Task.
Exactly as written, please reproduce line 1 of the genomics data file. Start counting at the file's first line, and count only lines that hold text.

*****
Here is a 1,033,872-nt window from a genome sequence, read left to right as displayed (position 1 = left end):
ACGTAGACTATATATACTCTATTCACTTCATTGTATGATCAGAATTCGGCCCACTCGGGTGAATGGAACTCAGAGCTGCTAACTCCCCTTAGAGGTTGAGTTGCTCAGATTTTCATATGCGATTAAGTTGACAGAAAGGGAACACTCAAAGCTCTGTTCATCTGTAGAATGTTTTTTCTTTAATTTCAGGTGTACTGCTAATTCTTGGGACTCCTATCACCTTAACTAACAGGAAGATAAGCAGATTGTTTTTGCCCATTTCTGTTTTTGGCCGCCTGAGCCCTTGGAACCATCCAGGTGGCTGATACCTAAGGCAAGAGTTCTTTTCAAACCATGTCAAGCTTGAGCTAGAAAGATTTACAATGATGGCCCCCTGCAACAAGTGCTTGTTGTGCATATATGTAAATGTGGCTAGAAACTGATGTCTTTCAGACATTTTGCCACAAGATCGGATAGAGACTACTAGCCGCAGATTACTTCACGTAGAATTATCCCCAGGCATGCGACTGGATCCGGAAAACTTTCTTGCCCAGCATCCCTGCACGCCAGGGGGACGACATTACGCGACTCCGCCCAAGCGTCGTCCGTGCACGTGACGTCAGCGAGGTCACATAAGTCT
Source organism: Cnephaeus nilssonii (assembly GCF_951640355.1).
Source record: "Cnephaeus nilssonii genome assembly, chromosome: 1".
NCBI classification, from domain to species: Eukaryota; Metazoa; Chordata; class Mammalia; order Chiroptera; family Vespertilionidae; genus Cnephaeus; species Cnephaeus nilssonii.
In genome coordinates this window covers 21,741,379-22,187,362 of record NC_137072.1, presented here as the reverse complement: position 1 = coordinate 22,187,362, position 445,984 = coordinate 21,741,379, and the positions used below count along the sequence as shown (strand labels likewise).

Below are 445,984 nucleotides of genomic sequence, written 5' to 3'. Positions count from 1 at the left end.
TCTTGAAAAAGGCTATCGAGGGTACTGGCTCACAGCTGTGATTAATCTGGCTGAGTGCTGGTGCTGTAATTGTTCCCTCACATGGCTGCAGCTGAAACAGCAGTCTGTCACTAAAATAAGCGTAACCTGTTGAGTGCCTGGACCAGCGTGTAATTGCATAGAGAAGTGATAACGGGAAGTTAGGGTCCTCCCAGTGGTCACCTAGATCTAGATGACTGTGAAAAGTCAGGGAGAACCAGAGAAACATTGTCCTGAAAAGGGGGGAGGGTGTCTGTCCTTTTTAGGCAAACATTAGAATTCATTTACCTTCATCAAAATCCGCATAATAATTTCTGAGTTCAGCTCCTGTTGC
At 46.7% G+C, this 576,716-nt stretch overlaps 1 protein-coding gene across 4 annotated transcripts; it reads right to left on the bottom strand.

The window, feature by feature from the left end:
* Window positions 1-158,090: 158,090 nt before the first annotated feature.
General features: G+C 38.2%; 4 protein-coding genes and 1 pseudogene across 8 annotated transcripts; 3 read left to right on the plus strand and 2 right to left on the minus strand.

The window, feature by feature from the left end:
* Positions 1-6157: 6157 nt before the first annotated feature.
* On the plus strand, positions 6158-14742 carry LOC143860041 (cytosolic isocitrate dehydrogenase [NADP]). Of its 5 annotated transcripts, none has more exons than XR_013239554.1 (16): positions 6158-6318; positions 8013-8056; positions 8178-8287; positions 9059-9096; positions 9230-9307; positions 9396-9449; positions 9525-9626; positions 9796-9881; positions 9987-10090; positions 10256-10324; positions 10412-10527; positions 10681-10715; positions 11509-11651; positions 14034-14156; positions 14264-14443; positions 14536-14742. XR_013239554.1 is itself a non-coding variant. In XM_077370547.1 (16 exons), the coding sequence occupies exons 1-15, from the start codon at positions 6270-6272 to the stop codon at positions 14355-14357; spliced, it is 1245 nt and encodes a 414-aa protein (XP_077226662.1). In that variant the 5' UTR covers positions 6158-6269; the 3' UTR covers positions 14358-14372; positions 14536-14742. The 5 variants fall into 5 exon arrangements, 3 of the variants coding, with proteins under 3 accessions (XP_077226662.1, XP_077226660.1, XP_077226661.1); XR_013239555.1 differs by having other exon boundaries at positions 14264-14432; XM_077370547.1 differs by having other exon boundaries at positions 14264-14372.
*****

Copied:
Here is a 1,033,872-nt window from a genome sequence, read left to right as displayed (position 1 = left end):